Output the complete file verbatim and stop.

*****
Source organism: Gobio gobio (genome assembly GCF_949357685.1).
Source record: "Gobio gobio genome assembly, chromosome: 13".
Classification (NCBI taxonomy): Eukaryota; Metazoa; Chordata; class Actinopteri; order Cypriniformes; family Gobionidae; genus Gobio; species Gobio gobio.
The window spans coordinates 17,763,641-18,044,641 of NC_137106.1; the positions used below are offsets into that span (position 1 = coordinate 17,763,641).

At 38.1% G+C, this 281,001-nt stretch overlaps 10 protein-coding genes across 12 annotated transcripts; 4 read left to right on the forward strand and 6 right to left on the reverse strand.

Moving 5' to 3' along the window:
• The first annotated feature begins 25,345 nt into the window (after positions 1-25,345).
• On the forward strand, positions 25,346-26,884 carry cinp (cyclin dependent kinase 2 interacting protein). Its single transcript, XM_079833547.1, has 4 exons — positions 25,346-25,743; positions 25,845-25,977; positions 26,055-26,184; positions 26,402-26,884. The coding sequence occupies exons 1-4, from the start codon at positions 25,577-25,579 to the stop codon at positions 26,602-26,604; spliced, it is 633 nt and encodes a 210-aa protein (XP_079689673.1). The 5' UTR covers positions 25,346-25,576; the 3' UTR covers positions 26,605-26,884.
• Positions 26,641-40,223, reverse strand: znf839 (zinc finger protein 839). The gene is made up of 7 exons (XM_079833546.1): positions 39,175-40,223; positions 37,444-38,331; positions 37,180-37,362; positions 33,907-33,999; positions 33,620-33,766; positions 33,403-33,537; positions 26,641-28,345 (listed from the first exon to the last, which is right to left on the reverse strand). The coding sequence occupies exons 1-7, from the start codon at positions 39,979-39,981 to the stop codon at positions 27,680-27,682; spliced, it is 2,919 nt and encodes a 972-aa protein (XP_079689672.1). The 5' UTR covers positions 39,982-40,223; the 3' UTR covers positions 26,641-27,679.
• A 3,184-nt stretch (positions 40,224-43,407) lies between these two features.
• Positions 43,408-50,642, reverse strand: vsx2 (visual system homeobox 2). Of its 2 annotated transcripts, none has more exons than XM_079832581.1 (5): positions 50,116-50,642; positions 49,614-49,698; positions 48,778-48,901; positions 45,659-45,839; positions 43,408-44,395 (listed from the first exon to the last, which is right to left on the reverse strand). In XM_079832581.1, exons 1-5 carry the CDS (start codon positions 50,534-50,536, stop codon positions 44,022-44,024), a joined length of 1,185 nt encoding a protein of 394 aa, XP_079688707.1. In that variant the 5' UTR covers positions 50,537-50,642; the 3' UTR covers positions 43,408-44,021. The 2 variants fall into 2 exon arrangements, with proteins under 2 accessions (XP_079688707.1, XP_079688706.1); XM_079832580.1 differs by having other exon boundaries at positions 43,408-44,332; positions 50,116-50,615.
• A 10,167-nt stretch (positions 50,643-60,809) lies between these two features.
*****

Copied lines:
Source organism: Gobio gobio (genome assembly GCF_949357685.1).
Source record: "Gobio gobio genome assembly, chromosome: 13".
Classification (NCBI taxonomy): Eukaryota; Metazoa; Chordata; class Actinopteri; order Cypriniformes; family Gobionidae; genus Gobio; species Gobio gobio.
The window spans coordinates 17,763,641-18,044,641 of NC_137106.1; the positions used below are offsets into that span (position 1 = coordinate 17,763,641).

At 38.1% G+C, this 281,001-nt stretch overlaps 10 protein-coding genes across 12 annotated transcripts; 4 read left to right on the forward strand and 6 right to left on the reverse strand.

Moving 5' to 3' along the window:
• The first annotated feature begins 25,345 nt into the window (after positions 1-25,345).
• On the forward strand, positions 25,346-26,884 carry cinp (cyclin dependent kinase 2 interacting protein). Its single transcript, XM_079833547.1, has 4 exons — positions 25,346-25,743; positions 25,845-25,977; positions 26,055-26,184; positions 26,402-26,884. The coding sequence occupies exons 1-4, from the start codon at positions 25,577-25,579 to the stop codon at positions 26,602-26,604; spliced, it is 633 nt and encodes a 210-aa protein (XP_079689673.1). The 5' UTR covers positions 25,346-25,576; the 3' UTR covers positions 26,605-26,884.
• Positions 26,641-40,223, reverse strand: znf839 (zinc finger protein 839). The gene is made up of 7 exons (XM_079833546.1): positions 39,175-40,223; positions 37,444-38,331; positions 37,180-37,362; positions 33,907-33,999; positions 33,620-33,766; positions 33,403-33,537; positions 26,641-28,345 (listed from the first exon to the last, which is right to left on the reverse strand). The coding sequence occupies exons 1-7, from the start codon at positions 39,979-39,981 to the stop codon at positions 27,680-27,682; spliced, it is 2,919 nt and encodes a 972-aa protein (XP_079689672.1). The 5' UTR covers positions 39,982-40,223; the 3' UTR covers positions 26,641-27,679.
• A 3,184-nt stretch (positions 40,224-43,407) lies between these two features.
• Positions 43,408-50,642, reverse strand: vsx2 (visual system homeobox 2). Of its 2 annotated transcripts, none has more exons than XM_079832581.1 (5): positions 50,116-50,642; positions 49,614-49,698; positions 48,778-48,901; positions 45,659-45,839; positions 43,408-44,395 (listed from the first exon to the last, which is right to left on the reverse strand). In XM_079832581.1, exons 1-5 carry the CDS (start codon positions 50,534-50,536, stop codon positions 44,022-44,024), a joined length of 1,185 nt encoding a protein of 394 aa, XP_079688707.1. In that variant the 5' UTR covers positions 50,537-50,642; the 3' UTR covers positions 43,408-44,021. The 2 variants fall into 2 exon arrangements, with proteins under 2 accessions (XP_079688707.1, XP_079688706.1); XM_079832580.1 differs by having other exon boundaries at positions 43,408-44,332; positions 50,116-50,615.
• A 10,167-nt stretch (positions 50,643-60,809) lies between these two features.